Reviewed by: HU Medical Review Board | Last reviewed April 2023

Immunizations (vaccines) expose the immune system to a potential future threat in order to “train” it to respond strongly later on. Vaccines contain small amounts or inactivated versions of common illnesses. Getting vaccinated may help us avoid getting certain conditions entirely. Or we may experience a much milder version of the illness if we do get exposed.1

How do vaccines work?

When a person receives a vaccine, their body mounts an immune response. The body creates proteins or immune cells designed to target whatever illness the vaccine is training the body to fight. Later on, if a person comes in contact with that same illness in the real world, their body is prepared to combat the infection before getting very sick.1,2

Vaccines require an active, healthy immune system to train. So those with a weakened immune system (such as people with HIV) may not have as strong a response to vaccines. Some people may even have a bad reaction to certain vaccines if their immune system is too weak.2

Most people living with HIV, including adults and children, can receive the same routine vaccines that the general population gets. Exceptions are if the person with HIV has a very low CD4 count (number of white blood cells that fight infection) or another barrier to vaccination.2

Vaccines as part of HIV care

Getting vaccinated is important in HIV care. When your immune system is weakened, common illnesses like flu (influenza) or pneumonia may become life-threatening. Getting vaccinated to prevent these illnesses from happening in the first place can greatly impact your overall health if you have HIV.2,3

What vaccines are not recommended?

Vaccines come in several forms. They may be injected via a shot under the skin or into a muscle, given by mouth, or sprayed into the nose. Different vaccines have different methods of administration. They also have different timelines for when they should be given.1

Some vaccines are inactivated versions of the illness they are designed to protect against. For a person living with HIV, there is not much risk in getting these. The main concerns with an inactivated vaccine are infections at the injection site or a weakened response to the vaccine due to a weakened immune system.2,3

Attenuated vaccines

Other vaccines are live, attenuated vaccines. These vaccines may not be recommended for a person living with HIV if that person's CD4 count is too low.1

Live, attenuated vaccines contain weakened forms of the illnesses they are designed to protect against. In a person with a healthy immune system, these weakened illnesses may have no impact at all. In some cases, they may cause a mild form of the illness. But the illness is much less severe than if the person was to get it on their own.1

For most people, getting a mild form of the illness is not a problem. But a person with HIV who has a low CD4 count could get very sick. This is why some live vaccines may not be recommended for those with a CD4 count less than 200 cells/microliter. These live vaccines include the:2-6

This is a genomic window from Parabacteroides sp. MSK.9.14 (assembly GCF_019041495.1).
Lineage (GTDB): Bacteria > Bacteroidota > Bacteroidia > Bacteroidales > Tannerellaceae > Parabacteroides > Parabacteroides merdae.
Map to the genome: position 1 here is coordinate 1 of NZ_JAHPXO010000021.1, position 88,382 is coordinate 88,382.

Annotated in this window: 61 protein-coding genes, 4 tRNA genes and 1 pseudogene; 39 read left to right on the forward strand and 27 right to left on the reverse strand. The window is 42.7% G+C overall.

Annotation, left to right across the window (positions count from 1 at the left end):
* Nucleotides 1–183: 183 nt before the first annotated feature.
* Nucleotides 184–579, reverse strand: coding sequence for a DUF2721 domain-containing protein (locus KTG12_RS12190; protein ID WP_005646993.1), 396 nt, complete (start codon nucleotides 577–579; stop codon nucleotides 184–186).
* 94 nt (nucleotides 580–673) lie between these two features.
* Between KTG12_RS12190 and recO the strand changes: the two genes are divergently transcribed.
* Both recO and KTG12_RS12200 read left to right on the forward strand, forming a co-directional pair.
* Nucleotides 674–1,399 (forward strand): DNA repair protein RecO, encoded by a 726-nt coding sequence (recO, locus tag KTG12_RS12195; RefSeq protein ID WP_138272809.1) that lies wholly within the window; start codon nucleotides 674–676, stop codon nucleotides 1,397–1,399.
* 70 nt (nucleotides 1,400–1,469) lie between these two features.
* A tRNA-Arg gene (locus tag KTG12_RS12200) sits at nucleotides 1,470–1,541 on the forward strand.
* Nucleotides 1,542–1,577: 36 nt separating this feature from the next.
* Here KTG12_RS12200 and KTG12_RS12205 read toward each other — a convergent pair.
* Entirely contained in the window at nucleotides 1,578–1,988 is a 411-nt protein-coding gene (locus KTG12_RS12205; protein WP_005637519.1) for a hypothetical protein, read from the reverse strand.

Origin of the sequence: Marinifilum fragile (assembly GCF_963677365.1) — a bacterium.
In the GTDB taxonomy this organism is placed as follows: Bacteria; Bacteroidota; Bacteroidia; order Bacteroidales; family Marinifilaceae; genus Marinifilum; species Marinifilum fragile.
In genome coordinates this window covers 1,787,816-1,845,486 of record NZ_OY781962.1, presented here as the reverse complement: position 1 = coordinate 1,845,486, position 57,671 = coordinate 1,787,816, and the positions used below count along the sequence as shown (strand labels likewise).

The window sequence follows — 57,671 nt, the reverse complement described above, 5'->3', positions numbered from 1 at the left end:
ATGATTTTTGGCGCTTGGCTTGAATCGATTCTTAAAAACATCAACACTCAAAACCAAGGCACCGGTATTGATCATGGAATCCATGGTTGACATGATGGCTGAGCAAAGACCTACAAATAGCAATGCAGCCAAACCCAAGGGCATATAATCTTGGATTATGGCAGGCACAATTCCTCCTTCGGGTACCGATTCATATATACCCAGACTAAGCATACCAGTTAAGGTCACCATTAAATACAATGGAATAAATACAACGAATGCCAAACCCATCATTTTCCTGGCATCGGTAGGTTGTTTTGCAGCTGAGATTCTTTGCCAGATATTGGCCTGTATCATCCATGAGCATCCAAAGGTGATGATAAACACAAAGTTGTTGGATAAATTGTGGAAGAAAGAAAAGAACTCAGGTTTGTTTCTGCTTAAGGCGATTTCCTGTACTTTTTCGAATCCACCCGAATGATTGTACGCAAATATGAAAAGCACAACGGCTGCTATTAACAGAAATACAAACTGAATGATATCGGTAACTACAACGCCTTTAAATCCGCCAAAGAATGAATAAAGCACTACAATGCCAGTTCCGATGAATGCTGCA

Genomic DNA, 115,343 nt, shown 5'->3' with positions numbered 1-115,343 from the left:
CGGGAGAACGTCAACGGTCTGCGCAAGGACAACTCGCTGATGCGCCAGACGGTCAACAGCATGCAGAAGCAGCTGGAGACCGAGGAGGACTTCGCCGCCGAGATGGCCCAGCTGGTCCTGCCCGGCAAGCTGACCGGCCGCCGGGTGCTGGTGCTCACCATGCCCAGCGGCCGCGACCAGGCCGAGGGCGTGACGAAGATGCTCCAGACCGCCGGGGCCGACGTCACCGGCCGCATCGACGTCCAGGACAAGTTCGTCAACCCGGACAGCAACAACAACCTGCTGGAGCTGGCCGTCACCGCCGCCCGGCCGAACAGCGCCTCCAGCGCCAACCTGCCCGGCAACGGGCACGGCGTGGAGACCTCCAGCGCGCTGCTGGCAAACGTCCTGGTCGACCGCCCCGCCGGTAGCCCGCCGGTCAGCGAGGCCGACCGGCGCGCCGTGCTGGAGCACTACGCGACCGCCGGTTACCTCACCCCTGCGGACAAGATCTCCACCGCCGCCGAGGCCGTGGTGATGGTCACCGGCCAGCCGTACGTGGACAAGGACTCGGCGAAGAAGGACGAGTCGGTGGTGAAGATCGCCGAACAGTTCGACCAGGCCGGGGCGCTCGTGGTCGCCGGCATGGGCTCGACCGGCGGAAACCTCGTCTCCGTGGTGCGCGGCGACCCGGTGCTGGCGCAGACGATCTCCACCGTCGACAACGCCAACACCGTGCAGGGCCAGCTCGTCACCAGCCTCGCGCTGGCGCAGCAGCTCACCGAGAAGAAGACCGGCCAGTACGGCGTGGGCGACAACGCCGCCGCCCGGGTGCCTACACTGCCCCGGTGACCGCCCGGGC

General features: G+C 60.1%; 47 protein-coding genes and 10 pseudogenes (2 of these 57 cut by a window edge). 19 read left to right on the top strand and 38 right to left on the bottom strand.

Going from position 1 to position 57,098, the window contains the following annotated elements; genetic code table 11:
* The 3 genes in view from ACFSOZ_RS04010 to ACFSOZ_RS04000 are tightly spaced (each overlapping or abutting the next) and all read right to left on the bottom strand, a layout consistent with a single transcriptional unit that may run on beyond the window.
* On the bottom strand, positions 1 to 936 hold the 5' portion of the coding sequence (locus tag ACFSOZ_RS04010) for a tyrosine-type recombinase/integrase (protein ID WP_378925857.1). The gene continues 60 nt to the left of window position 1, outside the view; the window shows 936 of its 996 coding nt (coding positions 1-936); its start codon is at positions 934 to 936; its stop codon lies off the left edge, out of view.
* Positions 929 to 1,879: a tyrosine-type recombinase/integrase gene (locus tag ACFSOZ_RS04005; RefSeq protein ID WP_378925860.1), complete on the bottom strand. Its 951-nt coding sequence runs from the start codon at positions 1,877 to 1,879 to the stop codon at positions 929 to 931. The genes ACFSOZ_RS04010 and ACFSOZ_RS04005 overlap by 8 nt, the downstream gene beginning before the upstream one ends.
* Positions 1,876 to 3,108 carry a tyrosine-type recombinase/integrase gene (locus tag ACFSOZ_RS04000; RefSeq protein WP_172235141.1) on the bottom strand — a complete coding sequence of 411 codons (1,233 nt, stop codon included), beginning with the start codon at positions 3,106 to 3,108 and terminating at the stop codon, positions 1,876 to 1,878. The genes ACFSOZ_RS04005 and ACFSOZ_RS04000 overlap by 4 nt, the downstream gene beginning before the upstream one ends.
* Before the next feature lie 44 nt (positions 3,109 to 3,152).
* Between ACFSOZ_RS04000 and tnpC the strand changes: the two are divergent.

• Measles, mumps, and rubella vaccine
  • Varicella (chickenpox) vaccine
  • Zoster (shingles) vaccine
  • Live attenuated influenza vaccine

If you are unsure whether you should receive a particular vaccine, ask your doctor.1

What vaccines should a person living with HIV receive?

As mentioned, as long as a person with HIV has a relatively high CD4 count and/or is taking ART (antiretroviral therapy, drugs used to treat HIV) to keep counts high, they should not have a problem getting the vaccines recommended to the general public. These include:2-5,7

  • COVID-19 vaccine
  • Flu vaccine, such as Fluarix®
  • Tetanus, diphtheria, and pertussis vaccine, such as Adacel®
  • Human papillomavirus vaccine (Gardasil® 9)
  • Hepatitis B vaccine, such as Heplisav-B®
  • Shingles vaccine (Shingrix®)

Other vaccines may be recommended in specific situations, or if someone may be exposed to a less common illness.3

When to get vaccinated

The best time for a person with HIV to get a vaccine is when their immune system is relatively strong. This occurs when their CD4 counts are high or when they are regularly taking and responding to ART. However, it may be beneficial to give some vaccines regardless of CD4 count, such as the yearly flu vaccine, to help protect them as much as possible.2-5

If a vaccine is given during a time when the immune system is weaker, the body’s response to the vaccine may not be strong. That means the person getting the vaccine may not have achieved full immunity. In that case, the vaccine may need to be repeated at a later time when the immune system is better prepared.1,2

Is there a vaccine for HIV?

At this time, there is not a vaccine that prevents HIV. However, scientists are investigating ways to develop one. Vaccines that help the immune system make more HIV-fighting proteins are currently being researched.2,8

In addition, vaccines that help strengthen the human immune system response to HIV are also being studied. These vaccines may help our bodies better fight off HIV. But further research is needed.2,8

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